What will it take to preserve native islander and Gullah traditions on Hilton Head Island?
It will start with money, good ideas and a commitment to set aside past differences and work together. Two recent developments indicate that local leaders are taking steps to achieve these goals.
The Town of Hilton Head formed the Gullah-Geechee Land and Cultural Preservation Task Force in June to address preservation, education and sustainability issues in the Lowcountry. Town Council member Marc Grant, who has close ties to the native islander community, is the group’s official community liaison.
One of the first issues the group will take up is helping people resolve issues with heirs’ property. Many native islander families don’t have clear titles to their land, making passing it on to their descendants difficult, even if the family has lived on the acreage for generations.
The task force will work with the Hilton Head Area Association of Realtors and The Center for Heirs’ Property Preservation, a nonprofit organization based in Charleston that conducts workshops for families trying to establish property titles on inherited land. The town’s senior planner, Jayme Lopko, said area officials are in the process of identifying properties on Hilton Head that would be eligible for the task force’s assistance.
Clearing up any legal issues surrounding land ownership would help families pass their properties down to future generations, avoid losing it at tax sales and, if desired, develop the properties in environmentally and economically sustainable ways. For example, the Barnwell family on Hilton Head has used some of their land on the island’s north end to build affordable rental housing, task force chairman Lavon Stephens said, calling their work an example of what “families can do when they come together.”
By creating the task force, Hilton Head Mayor David Bennett and Town Council hope to build on goodwill in the community generated by a $9.7 million, five-year plan to provide sewer access for north end neighborhoods. Many of the parcels to be served by this project are heirs’ properties that currently rely on septic systems.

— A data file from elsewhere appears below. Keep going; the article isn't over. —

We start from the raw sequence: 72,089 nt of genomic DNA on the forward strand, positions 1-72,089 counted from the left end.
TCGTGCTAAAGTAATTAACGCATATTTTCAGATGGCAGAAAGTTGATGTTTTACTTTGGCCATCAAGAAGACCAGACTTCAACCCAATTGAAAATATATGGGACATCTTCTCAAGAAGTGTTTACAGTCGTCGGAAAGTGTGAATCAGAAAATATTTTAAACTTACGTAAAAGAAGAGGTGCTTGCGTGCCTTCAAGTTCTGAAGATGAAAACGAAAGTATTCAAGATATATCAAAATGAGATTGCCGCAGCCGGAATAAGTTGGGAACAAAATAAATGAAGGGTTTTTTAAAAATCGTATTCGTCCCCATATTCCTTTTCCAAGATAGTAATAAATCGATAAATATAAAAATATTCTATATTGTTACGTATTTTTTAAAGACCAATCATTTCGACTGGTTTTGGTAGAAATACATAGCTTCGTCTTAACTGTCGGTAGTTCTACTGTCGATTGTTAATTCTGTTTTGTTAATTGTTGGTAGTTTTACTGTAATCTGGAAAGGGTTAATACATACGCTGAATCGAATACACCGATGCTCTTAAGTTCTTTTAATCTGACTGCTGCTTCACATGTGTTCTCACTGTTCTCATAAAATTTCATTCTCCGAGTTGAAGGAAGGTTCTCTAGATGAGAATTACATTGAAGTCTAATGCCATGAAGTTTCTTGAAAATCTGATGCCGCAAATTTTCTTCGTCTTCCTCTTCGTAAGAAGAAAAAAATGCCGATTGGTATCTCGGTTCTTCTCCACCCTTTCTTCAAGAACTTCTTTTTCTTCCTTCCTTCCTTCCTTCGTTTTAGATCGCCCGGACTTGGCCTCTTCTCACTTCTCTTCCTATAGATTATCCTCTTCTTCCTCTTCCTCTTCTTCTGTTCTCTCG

The task force’s recommendations will be sent to the Planning Commission and ultimately to Town Council for votes.
“We will be looking back on decades of master plans and reports with the intent not to recreate the wheel, but to look at what can be improved upon,” Stephens said.
What is heirs’ property?
In the Lowcountry, heirs’ property usually describes land owned by African-Americans who either purchased or were deeded the acreage after the Civil War and have passed it down through the generations — often without a written will. In the case of land passed down without a will, or a will that wasn’t probated within the 10 years required by South Carolina law, the land became owned “in common” or “tenants in common” by all the heirs, regardless of whether they live on the land or pay the taxes on it.
Mitchelvile Preservation Project
In a separate but related effort, Ahmad Ward has started work as the new executive director of the Mitchelville Preservation Project.
In 2005, a group of Hilton Head residents came together to protect, preserve and promote the heritage of Mitchelville, established in 1862 as the first self-governed town of freed slaves in the U.S. The organization presents community programs and events celebrating the island’s heritage — and the heritage of the Lowcountry’s native islanders, who often can trace their roots back to Mitchelville’s first inhabitants. The group hopes to recreate the historic site of Mitchelville’s school and church.
Mr. Ward has already started to promote this nationally significant story, stating “I am excited to have the opportunity to lead the Mitchelville Preservation Project as we endeavor to share the Mitchelville story, not just locally, but throughout the nation. Mitchelville reminds us of the resilience of African-Americans during some of our nation’s darkest days. It is also more than that -- Mitchelville is an American story, tethered to the core tenets of American citizenship and what it means to be free.”
A native of Elizabeth City, North Carolina, Ward formerly was vice president of education and exhibitions at the Birmingham Civil Rights Institute. He has a bachelor’s degree from Elizabeth City State University and a master’s degree from Hampton University. In his new role, Ward will develop educational content for schools, and develop a master plan and fundraise for Mitchelville Freedom Park at Fish Haul Creek Park. The site, which was built on a portion of the original MItchelville location, will one day feature revolving exhibits, lectures, tours and cultural programs, according to the project’s website. A lease agreement signed in April with the town will enable the nonprofit group to replicate life during the times of Mitchelville while keeping Fish Haul Creek Park open to the public.
PHOTOS COURTESY OF THE MIT CHELVILLE PRESERVATION PROJECT